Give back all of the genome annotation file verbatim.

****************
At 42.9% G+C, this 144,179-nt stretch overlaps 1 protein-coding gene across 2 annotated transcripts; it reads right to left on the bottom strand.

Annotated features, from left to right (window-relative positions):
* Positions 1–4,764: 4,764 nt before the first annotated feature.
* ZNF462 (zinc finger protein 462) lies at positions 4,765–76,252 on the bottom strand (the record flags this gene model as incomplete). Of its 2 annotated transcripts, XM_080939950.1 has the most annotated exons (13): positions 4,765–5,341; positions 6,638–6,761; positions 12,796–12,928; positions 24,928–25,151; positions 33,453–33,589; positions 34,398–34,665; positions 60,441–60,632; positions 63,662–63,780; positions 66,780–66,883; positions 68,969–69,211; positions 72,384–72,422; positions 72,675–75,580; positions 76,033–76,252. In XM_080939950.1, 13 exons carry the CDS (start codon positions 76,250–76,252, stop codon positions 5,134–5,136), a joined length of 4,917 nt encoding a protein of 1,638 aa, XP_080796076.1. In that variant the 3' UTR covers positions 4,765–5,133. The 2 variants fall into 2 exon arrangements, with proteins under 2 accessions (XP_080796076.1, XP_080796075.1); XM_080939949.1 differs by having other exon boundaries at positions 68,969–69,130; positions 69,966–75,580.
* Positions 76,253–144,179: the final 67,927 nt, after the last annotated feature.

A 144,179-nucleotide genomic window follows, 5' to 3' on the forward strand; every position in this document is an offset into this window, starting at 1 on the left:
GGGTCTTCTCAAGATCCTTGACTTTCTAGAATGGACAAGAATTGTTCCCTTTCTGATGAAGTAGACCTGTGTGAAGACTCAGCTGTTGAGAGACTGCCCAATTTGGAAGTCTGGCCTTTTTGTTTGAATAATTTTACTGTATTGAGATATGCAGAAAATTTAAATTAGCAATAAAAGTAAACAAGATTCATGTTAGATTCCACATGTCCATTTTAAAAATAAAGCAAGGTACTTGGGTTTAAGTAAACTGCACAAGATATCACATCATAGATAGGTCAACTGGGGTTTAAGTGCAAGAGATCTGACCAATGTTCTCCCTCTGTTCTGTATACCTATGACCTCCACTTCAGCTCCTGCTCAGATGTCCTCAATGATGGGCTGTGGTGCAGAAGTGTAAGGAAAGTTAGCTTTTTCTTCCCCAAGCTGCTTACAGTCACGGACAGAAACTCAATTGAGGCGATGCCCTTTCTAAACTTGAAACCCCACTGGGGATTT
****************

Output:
At 42.9% G+C, this 144,179-nt stretch overlaps 1 protein-coding gene across 2 annotated transcripts; it reads right to left on the bottom strand.

Annotated features, from left to right (window-relative positions):
* Positions 1–4,764: 4,764 nt before the first annotated feature.
* ZNF462 (zinc finger protein 462) lies at positions 4,765–76,252 on the bottom strand (the record flags this gene model as incomplete). Of its 2 annotated transcripts, XM_080939950.1 has the most annotated exons (13): positions 4,765–5,341; positions 6,638–6,761; positions 12,796–12,928; positions 24,928–25,151; positions 33,453–33,589; positions 34,398–34,665; positions 60,441–60,632; positions 63,662–63,780; positions 66,780–66,883; positions 68,969–69,211; positions 72,384–72,422; positions 72,675–75,580; positions 76,033–76,252. In XM_080939950.1, 13 exons carry the CDS (start codon positions 76,250–76,252, stop codon positions 5,134–5,136), a joined length of 4,917 nt encoding a protein of 1,638 aa, XP_080796076.1. In that variant the 3' UTR covers positions 4,765–5,133. The 2 variants fall into 2 exon arrangements, with proteins under 2 accessions (XP_080796076.1, XP_080796075.1); XM_080939949.1 differs by having other exon boundaries at positions 68,969–69,130; positions 69,966–75,580.
* Positions 76,253–144,179: the final 67,927 nt, after the last annotated feature.

A 144,179-nucleotide genomic window follows, 5' to 3' on the forward strand; every position in this document is an offset into this window, starting at 1 on the left:
GGGTCTTCTCAAGATCCTTGACTTTCTAGAATGGACAAGAATTGTTCCCTTTCTGATGAAGTAGACCTGTGTGAAGACTCAGCTGTTGAGAGACTGCCCAATTTGGAAGTCTGGCCTTTTTGTTTGAATAATTTTACTGTATTGAGATATGCAGAAAATTTAAATTAGCAATAAAAGTAAACAAGATTCATGTTAGATTCCACATGTCCATTTTAAAAATAAAGCAAGGTACTTGGGTTTAAGTAAACTGCACAAGATATCACATCATAGATAGGTCAACTGGGGTTTAAGTGCAAGAGATCTGACCAATGTTCTCCCTCTGTTCTGTATACCTATGACCTCCACTTCAGCTCCTGCTCAGATGTCCTCAATGATGGGCTGTGGTGCAGAAGTGTAAGGAAAGTTAGCTTTTTCTTCCCCAAGCTGCTTACAGTCACGGACAGAAACTCAATTGAGGCGATGCCCTTTCTAAACTTGAAACCCCACTGGGGATTT